We currently understand less about how management practices affect soil biological fertility than how they affect soil chemical and physical fertility. However, the management practices described below may help improve and maintain the biological fertility of soil.
- Minimise erosion as soil organisms are predominantly located in the surface layers, which are most easily eroded.
- Maintain or increase the organic matter content of soil as organic matter is an important source of carbon, energy and nutrients for soil organisms.
- Use diverse rotations as they result in diverse inputs of organic matter and a diverse population of soil organisms.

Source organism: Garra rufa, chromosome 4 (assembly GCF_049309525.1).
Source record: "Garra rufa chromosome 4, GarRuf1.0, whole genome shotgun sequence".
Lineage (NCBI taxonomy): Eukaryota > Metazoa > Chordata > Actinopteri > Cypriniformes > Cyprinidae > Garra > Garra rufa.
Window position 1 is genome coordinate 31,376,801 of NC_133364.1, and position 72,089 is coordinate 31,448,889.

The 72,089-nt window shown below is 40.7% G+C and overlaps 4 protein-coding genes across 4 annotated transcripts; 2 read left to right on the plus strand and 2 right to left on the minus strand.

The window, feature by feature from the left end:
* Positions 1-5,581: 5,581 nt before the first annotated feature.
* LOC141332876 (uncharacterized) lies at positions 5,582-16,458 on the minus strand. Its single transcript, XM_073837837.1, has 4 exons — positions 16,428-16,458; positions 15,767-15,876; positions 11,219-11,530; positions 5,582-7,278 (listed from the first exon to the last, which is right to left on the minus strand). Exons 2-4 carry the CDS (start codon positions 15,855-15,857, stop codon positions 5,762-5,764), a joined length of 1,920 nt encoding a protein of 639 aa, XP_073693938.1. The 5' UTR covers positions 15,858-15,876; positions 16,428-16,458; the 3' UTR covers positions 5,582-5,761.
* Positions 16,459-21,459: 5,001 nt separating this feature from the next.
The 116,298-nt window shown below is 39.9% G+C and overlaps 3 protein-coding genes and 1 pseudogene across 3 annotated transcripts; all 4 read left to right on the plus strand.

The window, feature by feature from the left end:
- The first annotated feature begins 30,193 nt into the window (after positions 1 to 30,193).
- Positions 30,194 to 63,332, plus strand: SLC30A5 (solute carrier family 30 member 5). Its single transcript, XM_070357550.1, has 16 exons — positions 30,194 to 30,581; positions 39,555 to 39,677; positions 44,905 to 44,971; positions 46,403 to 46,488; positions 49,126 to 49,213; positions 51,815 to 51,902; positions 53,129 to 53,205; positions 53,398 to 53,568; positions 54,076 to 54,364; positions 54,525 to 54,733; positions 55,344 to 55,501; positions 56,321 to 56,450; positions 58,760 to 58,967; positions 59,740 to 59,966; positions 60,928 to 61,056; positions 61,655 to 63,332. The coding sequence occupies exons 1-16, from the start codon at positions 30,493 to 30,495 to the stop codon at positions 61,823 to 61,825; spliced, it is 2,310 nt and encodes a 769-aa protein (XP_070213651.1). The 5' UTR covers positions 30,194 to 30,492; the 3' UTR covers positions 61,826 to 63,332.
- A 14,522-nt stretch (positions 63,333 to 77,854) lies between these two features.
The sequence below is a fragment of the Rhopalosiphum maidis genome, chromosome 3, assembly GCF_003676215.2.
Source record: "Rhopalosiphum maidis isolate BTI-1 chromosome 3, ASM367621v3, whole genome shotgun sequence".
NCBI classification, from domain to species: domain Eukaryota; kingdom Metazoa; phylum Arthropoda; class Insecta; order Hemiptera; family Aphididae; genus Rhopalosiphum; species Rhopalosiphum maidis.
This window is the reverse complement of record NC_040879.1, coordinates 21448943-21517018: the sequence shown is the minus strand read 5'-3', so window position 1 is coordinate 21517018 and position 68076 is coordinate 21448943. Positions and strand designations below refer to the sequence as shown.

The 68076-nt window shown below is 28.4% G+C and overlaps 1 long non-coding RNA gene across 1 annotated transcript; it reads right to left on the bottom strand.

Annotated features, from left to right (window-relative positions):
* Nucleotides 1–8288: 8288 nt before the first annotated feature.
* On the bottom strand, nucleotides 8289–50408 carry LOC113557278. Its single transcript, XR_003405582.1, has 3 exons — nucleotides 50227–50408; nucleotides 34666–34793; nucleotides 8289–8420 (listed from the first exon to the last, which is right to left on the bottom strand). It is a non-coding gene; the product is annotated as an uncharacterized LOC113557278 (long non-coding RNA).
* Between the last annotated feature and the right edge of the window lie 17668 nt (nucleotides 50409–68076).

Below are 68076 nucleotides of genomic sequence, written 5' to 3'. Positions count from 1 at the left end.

- Select nitrogen fixing bacteria that match the host plant and can tolerate your soil characteristics (e.g. pH) as nitrogen fixing bacteria form specific associations with legumes.
- Consider the release of nutrients from organic matter when determining fertiliser applications.
- Use fertiliser inputs that complement the activities of arbuscular mycorrhizal fungi as they only increase plant uptake of phosphorus in phosphorus-deficient soils.
- Choose crop rotations and management practices that decrease the suitability of soil for plant pathogens.
- Be patient as soil biological processes take time to develop.